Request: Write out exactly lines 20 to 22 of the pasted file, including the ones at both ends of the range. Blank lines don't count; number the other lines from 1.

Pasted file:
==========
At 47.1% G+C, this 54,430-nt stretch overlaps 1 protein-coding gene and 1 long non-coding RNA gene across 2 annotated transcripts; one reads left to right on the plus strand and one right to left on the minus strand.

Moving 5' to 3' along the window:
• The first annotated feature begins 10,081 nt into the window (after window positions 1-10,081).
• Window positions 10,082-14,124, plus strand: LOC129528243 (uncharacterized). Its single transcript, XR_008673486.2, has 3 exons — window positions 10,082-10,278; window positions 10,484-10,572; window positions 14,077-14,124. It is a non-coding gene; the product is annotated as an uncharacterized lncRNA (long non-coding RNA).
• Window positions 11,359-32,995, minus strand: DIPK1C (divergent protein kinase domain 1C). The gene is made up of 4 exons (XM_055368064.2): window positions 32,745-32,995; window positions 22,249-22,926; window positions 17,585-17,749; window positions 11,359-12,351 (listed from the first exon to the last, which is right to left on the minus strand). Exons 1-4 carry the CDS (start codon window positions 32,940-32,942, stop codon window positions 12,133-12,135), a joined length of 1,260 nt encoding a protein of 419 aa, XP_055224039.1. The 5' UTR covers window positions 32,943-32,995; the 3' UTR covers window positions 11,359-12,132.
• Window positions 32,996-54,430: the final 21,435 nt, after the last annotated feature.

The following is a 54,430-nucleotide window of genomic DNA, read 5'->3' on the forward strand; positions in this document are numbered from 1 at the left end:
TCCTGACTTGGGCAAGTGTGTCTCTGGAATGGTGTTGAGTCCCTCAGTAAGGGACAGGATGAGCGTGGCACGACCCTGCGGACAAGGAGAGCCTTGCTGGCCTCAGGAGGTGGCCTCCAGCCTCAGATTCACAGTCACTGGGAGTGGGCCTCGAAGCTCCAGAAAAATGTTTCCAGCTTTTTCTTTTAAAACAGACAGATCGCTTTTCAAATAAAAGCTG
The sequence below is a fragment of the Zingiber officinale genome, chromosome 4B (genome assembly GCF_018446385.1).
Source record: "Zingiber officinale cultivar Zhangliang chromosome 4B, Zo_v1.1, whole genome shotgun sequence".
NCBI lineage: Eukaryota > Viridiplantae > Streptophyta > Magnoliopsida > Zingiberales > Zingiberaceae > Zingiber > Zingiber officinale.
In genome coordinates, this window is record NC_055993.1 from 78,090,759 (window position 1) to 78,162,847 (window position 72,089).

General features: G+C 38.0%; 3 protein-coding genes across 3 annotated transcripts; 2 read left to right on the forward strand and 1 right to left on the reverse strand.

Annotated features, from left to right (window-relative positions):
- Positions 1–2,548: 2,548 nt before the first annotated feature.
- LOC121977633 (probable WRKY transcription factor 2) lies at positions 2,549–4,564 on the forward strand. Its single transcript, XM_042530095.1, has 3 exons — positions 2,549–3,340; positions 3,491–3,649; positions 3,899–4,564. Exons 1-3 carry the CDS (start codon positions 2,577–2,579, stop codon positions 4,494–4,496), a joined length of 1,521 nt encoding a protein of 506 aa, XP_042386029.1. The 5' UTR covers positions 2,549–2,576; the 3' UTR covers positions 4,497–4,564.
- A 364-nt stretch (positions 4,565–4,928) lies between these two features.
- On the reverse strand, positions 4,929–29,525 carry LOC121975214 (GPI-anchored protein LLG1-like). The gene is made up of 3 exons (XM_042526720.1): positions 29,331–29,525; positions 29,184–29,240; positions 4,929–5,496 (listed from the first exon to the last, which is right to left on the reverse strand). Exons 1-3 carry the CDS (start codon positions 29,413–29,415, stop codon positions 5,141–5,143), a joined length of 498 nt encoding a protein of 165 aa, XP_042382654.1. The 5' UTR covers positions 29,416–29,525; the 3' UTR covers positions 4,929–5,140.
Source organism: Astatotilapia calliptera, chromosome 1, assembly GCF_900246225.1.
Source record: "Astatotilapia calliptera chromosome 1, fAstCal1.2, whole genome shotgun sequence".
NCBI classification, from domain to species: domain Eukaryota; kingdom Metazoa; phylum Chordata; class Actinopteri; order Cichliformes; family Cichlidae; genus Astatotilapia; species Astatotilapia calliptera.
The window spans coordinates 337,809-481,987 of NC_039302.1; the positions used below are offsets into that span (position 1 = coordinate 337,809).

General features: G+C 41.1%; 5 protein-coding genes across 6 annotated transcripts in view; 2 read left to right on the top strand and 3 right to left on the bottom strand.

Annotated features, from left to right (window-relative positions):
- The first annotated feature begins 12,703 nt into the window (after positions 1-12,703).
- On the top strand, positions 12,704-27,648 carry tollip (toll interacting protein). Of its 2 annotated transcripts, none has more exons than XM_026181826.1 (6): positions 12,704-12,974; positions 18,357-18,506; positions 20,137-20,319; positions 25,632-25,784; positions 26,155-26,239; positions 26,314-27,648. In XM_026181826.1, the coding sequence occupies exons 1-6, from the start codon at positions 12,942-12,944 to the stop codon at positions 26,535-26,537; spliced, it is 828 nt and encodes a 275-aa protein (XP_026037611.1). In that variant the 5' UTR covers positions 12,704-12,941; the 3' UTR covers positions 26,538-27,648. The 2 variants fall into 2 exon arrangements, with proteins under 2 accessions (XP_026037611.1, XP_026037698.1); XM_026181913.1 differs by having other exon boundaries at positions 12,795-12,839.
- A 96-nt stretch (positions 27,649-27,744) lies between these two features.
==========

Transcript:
Source record: "Astatotilapia calliptera chromosome 1, fAstCal1.2, whole genome shotgun sequence".
NCBI classification, from domain to species: domain Eukaryota; kingdom Metazoa; phylum Chordata; class Actinopteri; order Cichliformes; family Cichlidae; genus Astatotilapia; species Astatotilapia calliptera.
The window spans coordinates 337,809-481,987 of NC_039302.1; the positions used below are offsets into that span (position 1 = coordinate 337,809).